The motivation behind a DDoS is irrelevant, they should all be dealt with using layered DDoS defences. These should include the use of a CDN to deal with volumetric attacks, with web application firewalls and gateway appliances dealing with the rest. A dedicated DDoS defence specialist will be able to advise on the best mix for you.
DDoS mitigation services
It's worth considering investing in DDoS mitigation services if you're particularly likely to be a target of a DDoS attack (for example, if you're a large organisation) or at least knowing about what's out there, just in case.
One of the biggest and best known is Cloudflare, which has made headlines offering DDoS mitigation services to the likes of Wikileaks as well as working to mitigate wider attacks.
Cloudflare isn't the only game in town, though and many network and application delivery optimisation firms offer DDoS mitigation services.
Other well-known brands include Akamai, F5 Networks, Imperva and Verisign.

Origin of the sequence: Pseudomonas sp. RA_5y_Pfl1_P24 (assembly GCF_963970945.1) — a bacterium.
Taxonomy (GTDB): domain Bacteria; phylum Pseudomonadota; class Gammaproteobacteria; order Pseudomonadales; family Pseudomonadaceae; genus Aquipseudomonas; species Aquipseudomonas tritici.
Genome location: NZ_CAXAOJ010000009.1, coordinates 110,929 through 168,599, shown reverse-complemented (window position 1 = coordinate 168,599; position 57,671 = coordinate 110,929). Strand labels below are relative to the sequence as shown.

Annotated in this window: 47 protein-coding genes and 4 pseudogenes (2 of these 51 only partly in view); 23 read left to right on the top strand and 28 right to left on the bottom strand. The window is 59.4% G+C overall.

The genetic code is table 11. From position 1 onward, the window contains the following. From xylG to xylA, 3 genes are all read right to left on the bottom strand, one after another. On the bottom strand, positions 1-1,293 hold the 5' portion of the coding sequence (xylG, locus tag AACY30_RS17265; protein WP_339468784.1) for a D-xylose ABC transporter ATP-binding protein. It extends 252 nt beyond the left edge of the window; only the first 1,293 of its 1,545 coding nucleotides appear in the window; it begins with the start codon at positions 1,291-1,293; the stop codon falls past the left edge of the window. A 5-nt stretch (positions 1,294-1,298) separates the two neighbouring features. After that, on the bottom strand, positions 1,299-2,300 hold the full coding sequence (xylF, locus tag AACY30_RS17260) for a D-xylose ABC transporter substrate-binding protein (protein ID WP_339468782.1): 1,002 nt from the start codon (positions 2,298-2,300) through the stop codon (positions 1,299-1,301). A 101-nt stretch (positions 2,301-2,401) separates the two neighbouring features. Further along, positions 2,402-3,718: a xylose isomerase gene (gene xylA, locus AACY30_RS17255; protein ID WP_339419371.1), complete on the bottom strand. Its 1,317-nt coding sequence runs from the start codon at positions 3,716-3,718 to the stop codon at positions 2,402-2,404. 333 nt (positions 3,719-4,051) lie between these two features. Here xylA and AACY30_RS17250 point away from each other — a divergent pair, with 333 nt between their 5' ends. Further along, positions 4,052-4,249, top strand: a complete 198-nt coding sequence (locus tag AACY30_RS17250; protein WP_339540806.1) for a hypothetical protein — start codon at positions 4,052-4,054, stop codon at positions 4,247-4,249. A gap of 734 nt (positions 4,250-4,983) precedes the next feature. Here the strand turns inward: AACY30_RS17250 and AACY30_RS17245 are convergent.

Some of these providers offer so-called emergency coverage, which you can buy when an attack is underway to mitigate the worst of it, while others require a more long-term contract.
If you're already using other products from any of these companies, you may want to look into adding DDoS protection to your package. Alternatively, if you use another network optimisation firm not mentioned here, it's worth seeing if it offers DDoS protection and how much it would cost. As mentioned above, your ISP may also offer some form of DDoS protection, particularly in an emergency, but it's worth seeing quite how comprehensive this would be beforehand, as well as the processes involved and of course the cost.